Google Apologizes Over Buzz Invasion

Attempting to stem the furor over Buzz, Google apologized to users for what many consider an invasion of privacy in their heavily criticized auto-follow feature represents in default mode. Just two days after Buzz launched, Google had to scramble and release its first major privacy update.

Speaking to the changes, Todd Jackson, product manager for Gmail and Google Buzz, said that instead of automatically connecting people, Buzz will in the future merely suggest to new users a group of people they may want to follow or be followed by.

What’s Buzz?

Buzz, if you haven’t heard of it, is Google’s attempt to take on Facebook, Twitter, and Friendfeed’s roles in social media, while strengthening its position as the default for all consumer interactions. Just as Microsoft bundled Excel, Word, PowerPoint, Access and Publisher back in 1994 to create a ‘productivity suite’ called Office, Buzz is Google’s attempt to bundle their standalone communication and sharing services including Gmail, Picasa, Flikr, Google Reader, and YouTube. The goal is to provide a more seamless experience for users that lock consumers into all their services rather than forfeiting customers to other standalone products.

So what’s the Privacy uproar about?

Until now, consumers could assume their Gmail emails were private – except for the data mining of your email that Google performs so they could target ads at you – but other than this, your emails were private. (Note: I find the invasion unacceptable and choose not to use Gmail for anything other than test purposes).

With the advent of Buzz, this assumption of privacy was trashed. Critics argue that Google’s decision to form social networks on e-mail and chat messages as is flawed because unlike social networks that make a person’s list of friends and followers public, Buzz also creates networks based on content found in e-mail conversations.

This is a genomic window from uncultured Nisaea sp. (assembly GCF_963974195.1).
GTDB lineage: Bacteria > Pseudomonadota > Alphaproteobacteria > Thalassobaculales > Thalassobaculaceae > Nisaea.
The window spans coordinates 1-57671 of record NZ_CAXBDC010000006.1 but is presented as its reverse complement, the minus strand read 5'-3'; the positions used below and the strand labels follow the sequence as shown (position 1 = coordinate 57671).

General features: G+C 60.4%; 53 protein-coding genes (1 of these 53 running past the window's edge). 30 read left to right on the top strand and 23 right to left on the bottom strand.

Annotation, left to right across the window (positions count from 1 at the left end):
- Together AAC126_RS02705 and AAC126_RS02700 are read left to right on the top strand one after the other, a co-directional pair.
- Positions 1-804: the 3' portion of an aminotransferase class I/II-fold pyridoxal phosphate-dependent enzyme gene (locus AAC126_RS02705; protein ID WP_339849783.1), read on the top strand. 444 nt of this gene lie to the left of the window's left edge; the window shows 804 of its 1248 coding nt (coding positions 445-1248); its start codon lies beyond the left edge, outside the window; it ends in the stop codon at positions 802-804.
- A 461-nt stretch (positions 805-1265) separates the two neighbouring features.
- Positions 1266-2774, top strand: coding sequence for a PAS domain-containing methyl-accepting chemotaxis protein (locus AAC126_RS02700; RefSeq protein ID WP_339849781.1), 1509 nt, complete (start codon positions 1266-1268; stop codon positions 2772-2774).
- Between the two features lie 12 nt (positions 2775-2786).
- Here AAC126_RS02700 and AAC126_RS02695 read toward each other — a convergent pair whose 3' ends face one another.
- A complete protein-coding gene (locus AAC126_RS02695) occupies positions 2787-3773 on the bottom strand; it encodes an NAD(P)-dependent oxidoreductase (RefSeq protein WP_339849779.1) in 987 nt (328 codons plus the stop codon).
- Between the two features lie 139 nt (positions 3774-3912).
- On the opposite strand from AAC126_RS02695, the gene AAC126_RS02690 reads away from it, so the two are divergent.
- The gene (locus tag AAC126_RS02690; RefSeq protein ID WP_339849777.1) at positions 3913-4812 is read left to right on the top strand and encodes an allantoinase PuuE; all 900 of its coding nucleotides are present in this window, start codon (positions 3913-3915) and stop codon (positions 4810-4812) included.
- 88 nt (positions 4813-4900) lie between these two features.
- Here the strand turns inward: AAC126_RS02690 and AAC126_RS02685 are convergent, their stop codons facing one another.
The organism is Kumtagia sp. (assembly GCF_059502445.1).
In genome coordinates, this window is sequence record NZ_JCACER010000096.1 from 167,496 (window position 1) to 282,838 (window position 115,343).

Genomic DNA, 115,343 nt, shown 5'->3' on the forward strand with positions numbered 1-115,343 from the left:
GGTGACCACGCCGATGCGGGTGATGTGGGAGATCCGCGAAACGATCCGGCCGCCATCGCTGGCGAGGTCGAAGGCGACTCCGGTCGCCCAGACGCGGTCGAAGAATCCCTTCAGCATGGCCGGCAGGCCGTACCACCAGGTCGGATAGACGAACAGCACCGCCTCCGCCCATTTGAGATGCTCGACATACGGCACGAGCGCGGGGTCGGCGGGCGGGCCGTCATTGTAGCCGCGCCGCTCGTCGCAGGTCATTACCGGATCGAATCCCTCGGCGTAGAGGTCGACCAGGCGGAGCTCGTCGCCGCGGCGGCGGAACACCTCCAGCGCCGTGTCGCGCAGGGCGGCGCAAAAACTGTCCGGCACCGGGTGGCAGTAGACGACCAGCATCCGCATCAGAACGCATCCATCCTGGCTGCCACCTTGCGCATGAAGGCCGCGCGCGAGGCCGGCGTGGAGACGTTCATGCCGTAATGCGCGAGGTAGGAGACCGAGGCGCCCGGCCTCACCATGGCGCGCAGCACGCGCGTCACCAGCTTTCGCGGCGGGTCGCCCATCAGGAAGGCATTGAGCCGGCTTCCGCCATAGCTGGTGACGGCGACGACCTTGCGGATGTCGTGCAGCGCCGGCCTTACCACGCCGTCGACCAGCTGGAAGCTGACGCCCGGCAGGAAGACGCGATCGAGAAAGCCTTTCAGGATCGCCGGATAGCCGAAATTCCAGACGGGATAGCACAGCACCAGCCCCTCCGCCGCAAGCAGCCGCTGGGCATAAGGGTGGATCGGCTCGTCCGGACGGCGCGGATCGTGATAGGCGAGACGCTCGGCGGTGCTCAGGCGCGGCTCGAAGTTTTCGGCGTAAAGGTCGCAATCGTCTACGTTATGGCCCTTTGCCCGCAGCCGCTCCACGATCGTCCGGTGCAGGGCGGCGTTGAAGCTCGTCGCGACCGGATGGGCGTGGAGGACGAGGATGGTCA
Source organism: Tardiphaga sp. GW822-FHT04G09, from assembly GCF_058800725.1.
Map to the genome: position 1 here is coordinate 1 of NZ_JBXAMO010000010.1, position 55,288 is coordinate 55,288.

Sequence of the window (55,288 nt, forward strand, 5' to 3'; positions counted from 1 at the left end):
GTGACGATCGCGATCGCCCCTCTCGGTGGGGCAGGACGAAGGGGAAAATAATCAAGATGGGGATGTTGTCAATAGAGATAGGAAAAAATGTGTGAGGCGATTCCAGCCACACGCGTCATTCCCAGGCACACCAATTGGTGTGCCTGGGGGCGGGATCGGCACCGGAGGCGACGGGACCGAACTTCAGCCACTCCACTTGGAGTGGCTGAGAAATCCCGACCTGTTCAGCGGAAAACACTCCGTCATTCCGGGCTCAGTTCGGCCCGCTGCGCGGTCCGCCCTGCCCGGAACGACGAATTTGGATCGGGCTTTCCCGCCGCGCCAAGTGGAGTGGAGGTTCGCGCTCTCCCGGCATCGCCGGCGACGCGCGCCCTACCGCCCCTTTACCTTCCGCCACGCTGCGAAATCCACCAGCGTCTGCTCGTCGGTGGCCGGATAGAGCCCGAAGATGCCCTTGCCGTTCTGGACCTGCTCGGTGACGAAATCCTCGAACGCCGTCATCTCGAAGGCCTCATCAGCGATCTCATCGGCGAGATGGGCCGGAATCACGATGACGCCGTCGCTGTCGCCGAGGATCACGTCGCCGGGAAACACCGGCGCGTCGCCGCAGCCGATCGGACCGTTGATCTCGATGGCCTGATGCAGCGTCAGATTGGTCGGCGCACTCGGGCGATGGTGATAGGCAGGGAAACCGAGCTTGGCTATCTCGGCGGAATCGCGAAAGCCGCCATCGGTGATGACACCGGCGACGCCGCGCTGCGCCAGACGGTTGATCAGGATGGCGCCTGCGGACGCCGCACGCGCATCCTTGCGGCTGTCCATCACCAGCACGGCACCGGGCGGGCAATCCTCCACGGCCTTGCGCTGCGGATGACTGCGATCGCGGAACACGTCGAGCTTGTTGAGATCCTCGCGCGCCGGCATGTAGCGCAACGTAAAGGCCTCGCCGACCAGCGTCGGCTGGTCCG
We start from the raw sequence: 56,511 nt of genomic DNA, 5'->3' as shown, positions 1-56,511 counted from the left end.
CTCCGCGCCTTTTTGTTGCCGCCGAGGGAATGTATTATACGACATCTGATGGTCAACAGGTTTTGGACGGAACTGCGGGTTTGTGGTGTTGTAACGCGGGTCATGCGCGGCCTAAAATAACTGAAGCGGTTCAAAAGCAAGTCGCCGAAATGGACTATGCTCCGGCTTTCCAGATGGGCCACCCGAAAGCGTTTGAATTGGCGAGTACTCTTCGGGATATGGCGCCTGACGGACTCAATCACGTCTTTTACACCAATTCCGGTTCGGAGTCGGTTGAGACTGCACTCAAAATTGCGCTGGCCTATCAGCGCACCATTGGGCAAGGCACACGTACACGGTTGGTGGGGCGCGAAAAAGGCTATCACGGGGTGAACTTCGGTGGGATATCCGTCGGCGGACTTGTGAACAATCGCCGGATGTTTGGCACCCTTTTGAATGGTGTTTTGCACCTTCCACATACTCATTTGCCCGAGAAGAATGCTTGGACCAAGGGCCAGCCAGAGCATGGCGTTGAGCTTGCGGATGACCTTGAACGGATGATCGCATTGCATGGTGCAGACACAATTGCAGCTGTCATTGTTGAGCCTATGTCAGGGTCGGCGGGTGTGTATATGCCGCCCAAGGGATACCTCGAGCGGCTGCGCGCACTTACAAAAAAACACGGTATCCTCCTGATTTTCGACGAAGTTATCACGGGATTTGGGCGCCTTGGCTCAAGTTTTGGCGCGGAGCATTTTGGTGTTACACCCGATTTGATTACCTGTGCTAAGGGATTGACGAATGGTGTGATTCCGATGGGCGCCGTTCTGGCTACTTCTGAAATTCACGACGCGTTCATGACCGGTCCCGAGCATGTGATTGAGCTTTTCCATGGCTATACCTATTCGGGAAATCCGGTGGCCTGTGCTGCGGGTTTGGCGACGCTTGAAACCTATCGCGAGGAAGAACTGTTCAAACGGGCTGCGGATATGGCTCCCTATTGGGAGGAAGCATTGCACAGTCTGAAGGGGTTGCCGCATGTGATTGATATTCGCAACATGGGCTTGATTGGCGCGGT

As Miguel Helft put it in his New York Times articleE-mail, it turns out, can hold many secrets, from the names of personal physicians and illicit lovers to the identities of whistle-blowers and antigovernment activists. And Google, so recently a hero to many people for threatening to leave China after hacking attempts against the Gmail accounts of human rights activists, now finds itself being pilloried as a clumsy violator of privacy.”

Marc Rotenberg, executive director of the Electronic Privacy Information Center, an advocacy group in Washington said, “E-mail is one of the few things that people understand to be private. People thought what they had was an address book for an e-mail program, and Google decided to turn that into a friends list for a new social network.” Rotenberg also announced his organization plans to file a complaint with the FTC claiming that the Google’s use of e-mail conversations to build a social network was unfair and deceptive.

The privacy improvements introduced by Google now give people options up front as they use the service for the first time. These include an option to make the list of those you follow and those following you private or public. You can also now choose to block people not on your Buzz or Google profile, and you can separate your lists by those who already have public Google profiles vs. those that don’t. Learn more in Google tweaks Buzz privacy settings

This isn’t the first time Google has released a new product with privacy settings turned off by default as a way to quickly increase adoption, nor is Google the only company that exposes consumers first, then pulls back to quell the uproar. You don’t have to look further than Facebook’s latest debacle over changes to their privacy settings, or their Beacon functionality to see how quickly some companies will trade consumer privacy and safety for their own visions of expansion.

Sadly, this won’t be the last time we see a company pull this kind of stunt. Indeed this type of behavior will continue until companies learn that consumers will revolt – and that the damage to their reputation will last a lot longer than the time it takes to implement a feature ‘roll-back’.

Speak up and demand companies provide clear choices to consumers BEFORE implementing changes that affect privacy, security, or safety.



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